Interspecies Affection and Military Aims: Was There a Totalitarian Dog?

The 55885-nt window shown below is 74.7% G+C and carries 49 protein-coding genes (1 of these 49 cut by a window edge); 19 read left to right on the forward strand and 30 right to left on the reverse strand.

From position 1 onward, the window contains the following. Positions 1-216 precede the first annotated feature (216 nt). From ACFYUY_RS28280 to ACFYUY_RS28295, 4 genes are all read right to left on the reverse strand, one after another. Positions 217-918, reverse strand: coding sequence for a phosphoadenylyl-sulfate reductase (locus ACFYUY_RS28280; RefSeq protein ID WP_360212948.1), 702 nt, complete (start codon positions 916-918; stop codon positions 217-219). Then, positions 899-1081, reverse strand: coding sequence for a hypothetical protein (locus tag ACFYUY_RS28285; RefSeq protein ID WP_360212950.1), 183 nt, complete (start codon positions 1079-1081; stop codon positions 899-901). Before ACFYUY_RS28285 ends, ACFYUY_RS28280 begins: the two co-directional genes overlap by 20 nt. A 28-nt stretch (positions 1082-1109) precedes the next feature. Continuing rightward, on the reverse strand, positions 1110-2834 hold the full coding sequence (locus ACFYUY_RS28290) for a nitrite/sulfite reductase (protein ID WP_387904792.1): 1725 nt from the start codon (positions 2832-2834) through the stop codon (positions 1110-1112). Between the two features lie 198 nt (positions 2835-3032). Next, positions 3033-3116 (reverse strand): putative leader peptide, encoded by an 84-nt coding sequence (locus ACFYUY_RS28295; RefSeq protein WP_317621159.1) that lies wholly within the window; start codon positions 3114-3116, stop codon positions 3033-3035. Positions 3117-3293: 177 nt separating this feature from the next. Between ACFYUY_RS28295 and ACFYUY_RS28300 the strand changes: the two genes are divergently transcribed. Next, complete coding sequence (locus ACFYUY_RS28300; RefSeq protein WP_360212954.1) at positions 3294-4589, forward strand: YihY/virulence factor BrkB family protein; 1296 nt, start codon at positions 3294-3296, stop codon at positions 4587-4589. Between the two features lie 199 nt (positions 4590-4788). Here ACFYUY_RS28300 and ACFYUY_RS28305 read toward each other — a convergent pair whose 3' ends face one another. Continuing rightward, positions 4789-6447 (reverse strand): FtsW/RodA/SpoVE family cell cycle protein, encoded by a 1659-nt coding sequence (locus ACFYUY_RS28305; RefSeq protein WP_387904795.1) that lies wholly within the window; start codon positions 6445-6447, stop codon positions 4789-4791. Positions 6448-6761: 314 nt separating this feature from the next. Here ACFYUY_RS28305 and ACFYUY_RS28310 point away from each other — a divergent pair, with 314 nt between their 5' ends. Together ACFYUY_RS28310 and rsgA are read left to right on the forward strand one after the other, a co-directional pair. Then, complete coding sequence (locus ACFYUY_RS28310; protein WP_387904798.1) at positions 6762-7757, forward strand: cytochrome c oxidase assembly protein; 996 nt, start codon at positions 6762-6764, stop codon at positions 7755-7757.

The image of totalitarianism is central to liberal ideology as the nefarious antithesis of free market exchange: the inevitable outcome of planned economies, which control their subjects' lives down to the most intimate detail. Against this image of complete state control, the multispecies ethnography of early Soviet institutions gives us a fortuitous edge to ask how centrally planned economies structure the lives of those actors whose biosocial demands can be neither stamped out nor befuddled by propaganda. In this article we examine the institutions of the Stalinist state that could have created the totalitarian service dog: institutions that planned the distribution, raising, and breeding of family dogs for military service. Our narrative begins with a recently discovered genealogical document, issued to a German Shepherd bred by plan and born during the World War II Leningrad Blockade. Reading this document together with service-dog manuals, Soviet physiological studies, archival military documents, and autobiographical narratives, we unravel the history of Leningrad's early Soviet military-service dog husbandry program. This program, we argue, relied on a particular distinction of public and private: at once stimulating affectionate interspecies bonds between dogs and their handlers and sequestering those relationships from the image of rational, scientifically objective interspecies communication. This reduction of human-dog relations to those criteria that could be scientifically studied and centrally planned yielded tangible results: it allowed the State's dog husbandry program to create apparently unified groups of dogs and dog handlers and to successfully mobilize these groups for new military tasks, like mine detection, during World War II.